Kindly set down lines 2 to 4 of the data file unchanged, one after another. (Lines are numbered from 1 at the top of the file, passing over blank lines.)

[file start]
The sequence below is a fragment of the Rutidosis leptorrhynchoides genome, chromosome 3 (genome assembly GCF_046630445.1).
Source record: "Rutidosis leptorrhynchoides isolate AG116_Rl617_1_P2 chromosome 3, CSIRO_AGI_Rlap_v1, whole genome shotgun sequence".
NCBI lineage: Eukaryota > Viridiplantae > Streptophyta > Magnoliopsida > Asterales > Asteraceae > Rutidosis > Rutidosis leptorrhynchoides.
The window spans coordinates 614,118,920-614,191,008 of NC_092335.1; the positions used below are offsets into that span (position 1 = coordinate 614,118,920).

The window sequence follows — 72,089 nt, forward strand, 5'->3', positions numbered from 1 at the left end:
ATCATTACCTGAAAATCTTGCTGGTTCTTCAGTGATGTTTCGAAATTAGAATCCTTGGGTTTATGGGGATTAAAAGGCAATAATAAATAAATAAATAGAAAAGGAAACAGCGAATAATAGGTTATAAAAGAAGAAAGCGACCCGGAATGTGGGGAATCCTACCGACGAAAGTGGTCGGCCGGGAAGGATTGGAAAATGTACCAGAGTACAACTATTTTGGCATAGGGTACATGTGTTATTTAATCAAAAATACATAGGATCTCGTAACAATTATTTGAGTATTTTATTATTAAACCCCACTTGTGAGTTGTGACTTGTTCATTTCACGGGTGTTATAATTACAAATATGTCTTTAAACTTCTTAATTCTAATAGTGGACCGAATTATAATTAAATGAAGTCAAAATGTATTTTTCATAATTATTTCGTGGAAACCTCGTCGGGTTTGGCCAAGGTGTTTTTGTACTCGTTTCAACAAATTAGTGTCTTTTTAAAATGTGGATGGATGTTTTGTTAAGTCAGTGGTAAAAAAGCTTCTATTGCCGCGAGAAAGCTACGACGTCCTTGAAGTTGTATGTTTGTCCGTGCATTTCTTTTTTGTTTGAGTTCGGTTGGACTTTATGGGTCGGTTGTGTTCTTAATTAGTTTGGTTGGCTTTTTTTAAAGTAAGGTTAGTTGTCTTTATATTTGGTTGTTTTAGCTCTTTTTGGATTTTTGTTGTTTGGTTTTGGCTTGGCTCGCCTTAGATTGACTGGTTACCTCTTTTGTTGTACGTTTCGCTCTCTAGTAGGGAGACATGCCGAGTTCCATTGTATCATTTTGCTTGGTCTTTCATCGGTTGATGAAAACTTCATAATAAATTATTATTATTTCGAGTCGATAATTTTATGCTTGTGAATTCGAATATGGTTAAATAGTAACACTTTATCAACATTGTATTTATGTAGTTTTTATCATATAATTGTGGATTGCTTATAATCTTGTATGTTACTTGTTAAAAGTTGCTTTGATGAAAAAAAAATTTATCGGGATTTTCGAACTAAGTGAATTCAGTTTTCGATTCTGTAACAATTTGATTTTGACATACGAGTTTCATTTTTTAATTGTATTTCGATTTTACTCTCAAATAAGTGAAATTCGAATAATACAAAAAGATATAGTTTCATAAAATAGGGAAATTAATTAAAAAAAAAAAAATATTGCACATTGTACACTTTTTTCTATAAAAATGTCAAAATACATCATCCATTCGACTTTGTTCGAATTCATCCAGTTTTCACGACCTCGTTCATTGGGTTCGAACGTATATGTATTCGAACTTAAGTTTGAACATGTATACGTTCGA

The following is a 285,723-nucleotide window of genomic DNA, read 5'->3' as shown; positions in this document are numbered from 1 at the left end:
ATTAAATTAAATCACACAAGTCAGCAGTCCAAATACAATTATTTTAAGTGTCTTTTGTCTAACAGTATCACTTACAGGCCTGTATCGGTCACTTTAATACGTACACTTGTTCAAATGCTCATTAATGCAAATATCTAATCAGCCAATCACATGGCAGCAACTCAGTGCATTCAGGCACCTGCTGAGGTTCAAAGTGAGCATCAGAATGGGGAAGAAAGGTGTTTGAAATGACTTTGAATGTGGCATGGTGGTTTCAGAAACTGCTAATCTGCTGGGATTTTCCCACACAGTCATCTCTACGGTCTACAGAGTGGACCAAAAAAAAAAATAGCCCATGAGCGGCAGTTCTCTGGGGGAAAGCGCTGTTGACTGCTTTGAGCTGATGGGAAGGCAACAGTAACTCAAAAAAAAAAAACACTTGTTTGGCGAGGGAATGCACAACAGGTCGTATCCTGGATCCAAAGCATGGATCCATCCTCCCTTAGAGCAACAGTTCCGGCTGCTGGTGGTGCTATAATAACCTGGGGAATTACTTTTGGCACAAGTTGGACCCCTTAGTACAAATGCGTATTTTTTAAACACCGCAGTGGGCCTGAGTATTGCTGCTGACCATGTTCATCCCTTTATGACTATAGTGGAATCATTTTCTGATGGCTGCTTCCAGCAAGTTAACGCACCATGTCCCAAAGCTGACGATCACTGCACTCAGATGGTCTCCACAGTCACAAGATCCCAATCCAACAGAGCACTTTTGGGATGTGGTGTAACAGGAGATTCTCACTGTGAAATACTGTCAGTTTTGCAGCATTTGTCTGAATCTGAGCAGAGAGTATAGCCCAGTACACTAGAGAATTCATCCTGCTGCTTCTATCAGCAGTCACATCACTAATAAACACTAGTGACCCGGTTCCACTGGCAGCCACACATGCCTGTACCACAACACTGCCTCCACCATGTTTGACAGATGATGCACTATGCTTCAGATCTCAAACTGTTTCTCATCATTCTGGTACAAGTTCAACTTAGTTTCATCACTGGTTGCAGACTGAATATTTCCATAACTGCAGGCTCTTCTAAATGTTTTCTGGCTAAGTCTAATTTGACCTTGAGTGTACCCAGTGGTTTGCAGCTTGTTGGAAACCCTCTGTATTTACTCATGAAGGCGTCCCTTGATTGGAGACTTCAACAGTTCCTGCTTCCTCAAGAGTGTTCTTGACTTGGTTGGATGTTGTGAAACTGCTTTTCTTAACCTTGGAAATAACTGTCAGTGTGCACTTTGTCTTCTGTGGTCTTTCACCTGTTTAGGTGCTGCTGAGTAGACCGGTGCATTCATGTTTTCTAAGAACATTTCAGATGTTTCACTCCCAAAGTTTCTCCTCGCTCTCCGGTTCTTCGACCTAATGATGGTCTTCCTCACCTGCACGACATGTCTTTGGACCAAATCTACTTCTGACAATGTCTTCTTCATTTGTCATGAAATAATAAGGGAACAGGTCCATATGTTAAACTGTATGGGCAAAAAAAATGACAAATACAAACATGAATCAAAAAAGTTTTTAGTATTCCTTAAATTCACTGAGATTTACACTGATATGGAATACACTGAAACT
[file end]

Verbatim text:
Source record: "Rutidosis leptorrhynchoides isolate AG116_Rl617_1_P2 chromosome 3, CSIRO_AGI_Rlap_v1, whole genome shotgun sequence".
NCBI lineage: Eukaryota > Viridiplantae > Streptophyta > Magnoliopsida > Asterales > Asteraceae > Rutidosis > Rutidosis leptorrhynchoides.
The window spans coordinates 614,118,920-614,191,008 of NC_092335.1; the positions used below are offsets into that span (position 1 = coordinate 614,118,920).